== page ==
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Faced with the likely possibility that the U.S. Supreme Court is poised to strip the constitutional right to marry from same-sex couples,” congressional Democrats this week reintroduced legislation aimed at forestalling the potential fallout from a reversal of court history 2015 Obergefell v. Hodges decision.
The Respect for Marriage Act passed through the U.S. House of Representatives on Tuesday with the support of a quarter of the Republican caucus totaling 47 members. A companion bill in the US Senate introduced by the US Sens. Tammy Baldwin (D-Wis.) and Dianne Feinstein (D-Calif.), with co-sponsors US Sens. Rob Portman (R-Ohio) and Susan Collins (R-Maine), now have a realistic chance of securing the approval of 10 Senate Republicans, which is needed to meet the 60-vote bipartisan majority threshold to break a filibuster.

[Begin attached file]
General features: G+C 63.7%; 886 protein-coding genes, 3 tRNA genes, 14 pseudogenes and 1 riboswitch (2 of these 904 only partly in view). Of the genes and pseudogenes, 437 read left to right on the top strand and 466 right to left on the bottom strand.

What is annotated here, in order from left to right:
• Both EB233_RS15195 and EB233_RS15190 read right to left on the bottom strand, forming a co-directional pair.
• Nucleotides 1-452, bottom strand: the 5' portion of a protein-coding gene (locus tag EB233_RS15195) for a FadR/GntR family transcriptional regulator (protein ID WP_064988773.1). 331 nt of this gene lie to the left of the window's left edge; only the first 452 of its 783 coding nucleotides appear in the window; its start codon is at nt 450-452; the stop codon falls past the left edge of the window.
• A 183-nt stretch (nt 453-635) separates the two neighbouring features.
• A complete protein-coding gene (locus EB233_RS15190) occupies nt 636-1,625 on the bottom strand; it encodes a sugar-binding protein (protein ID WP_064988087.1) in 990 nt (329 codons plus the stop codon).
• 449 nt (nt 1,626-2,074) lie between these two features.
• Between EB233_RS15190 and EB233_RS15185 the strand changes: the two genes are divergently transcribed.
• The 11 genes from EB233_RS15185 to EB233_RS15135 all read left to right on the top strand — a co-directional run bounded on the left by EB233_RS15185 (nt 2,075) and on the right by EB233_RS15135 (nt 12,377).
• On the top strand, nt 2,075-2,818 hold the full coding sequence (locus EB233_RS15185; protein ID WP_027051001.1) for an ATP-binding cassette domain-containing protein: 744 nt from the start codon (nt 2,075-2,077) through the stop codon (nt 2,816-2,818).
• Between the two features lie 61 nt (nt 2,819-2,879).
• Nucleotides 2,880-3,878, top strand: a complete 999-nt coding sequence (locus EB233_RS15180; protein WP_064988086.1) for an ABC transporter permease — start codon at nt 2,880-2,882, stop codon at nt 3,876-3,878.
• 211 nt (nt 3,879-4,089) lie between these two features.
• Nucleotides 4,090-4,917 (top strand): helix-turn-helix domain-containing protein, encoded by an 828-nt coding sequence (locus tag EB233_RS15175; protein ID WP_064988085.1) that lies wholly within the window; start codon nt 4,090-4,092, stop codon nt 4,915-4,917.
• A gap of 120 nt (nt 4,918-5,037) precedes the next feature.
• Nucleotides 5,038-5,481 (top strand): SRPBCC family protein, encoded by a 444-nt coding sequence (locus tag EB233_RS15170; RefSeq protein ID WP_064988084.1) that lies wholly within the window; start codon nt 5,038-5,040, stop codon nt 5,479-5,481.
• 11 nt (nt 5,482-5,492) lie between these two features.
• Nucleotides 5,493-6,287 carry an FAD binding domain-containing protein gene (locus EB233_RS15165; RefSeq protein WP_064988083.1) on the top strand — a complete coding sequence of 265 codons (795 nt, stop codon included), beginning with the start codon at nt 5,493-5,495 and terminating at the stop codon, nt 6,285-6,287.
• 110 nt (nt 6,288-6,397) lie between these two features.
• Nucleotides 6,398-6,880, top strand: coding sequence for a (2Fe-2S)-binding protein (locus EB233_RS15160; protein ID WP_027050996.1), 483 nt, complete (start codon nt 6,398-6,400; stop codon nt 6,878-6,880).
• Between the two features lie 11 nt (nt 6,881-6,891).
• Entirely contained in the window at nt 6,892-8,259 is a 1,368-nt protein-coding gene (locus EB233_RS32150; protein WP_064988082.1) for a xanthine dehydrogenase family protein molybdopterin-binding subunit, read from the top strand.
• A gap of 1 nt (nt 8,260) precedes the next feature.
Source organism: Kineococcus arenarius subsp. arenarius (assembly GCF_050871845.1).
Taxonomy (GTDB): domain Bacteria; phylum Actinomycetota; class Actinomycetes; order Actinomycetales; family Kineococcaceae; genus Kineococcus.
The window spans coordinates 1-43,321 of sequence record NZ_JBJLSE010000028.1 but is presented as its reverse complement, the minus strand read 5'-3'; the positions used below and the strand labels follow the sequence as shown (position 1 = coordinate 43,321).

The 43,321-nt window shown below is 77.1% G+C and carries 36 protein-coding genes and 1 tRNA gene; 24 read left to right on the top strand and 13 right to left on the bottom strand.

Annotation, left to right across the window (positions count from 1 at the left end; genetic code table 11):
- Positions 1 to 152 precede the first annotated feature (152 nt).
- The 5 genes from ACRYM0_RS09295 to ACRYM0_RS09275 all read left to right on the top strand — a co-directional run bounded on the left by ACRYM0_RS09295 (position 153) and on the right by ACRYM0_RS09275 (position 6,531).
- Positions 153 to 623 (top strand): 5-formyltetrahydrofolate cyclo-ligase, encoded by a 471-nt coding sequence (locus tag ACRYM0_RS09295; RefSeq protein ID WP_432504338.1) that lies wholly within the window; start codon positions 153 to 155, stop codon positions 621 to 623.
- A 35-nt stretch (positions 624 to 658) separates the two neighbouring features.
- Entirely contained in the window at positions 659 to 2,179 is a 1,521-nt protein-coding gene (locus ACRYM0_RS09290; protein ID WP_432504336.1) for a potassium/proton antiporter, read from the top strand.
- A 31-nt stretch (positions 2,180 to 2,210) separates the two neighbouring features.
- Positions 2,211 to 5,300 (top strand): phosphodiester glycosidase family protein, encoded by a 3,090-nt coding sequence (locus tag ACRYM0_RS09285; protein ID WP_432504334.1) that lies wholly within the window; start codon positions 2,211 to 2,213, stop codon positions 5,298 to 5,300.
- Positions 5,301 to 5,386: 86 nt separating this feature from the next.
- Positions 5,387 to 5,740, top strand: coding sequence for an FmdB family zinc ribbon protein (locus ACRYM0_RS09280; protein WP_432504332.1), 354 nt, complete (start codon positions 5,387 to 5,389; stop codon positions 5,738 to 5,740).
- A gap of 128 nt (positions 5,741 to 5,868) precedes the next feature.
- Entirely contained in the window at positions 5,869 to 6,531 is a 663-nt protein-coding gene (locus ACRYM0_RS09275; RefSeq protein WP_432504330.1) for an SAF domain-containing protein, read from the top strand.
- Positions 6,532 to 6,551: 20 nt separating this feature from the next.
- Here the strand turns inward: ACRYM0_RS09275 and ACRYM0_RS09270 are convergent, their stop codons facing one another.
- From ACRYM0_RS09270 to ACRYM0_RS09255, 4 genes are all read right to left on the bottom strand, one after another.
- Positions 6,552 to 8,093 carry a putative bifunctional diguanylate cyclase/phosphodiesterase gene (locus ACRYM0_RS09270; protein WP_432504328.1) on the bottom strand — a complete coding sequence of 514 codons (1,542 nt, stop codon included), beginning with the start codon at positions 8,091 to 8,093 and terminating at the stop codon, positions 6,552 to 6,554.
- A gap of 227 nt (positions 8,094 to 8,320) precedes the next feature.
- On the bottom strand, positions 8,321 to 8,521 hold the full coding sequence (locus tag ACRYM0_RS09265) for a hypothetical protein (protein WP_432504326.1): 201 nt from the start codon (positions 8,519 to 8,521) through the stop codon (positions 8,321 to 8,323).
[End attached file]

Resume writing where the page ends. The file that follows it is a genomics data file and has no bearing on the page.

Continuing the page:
The prospect of a floor vote on the bill has grown closer, possibly as early as next week with U.S. Sen. Ron Johnson (R-Wis.) pledging Thursday not to oppose the bill. law. Another sign of lukewarm support among Senate Republicans this week came from U.S. Sen. Thom Tillis (RN.C.), who said he would “probably” vote for the legislation, while U.S. Sen. Lisa Murkowski (R -Alaska) approval was more enthusiastic.
“Not only would I like to see Roe, Casey and Griswold on codified contraception,” the Alaska senator said, “but I also made my support clear … for same-sex marriage years ago.”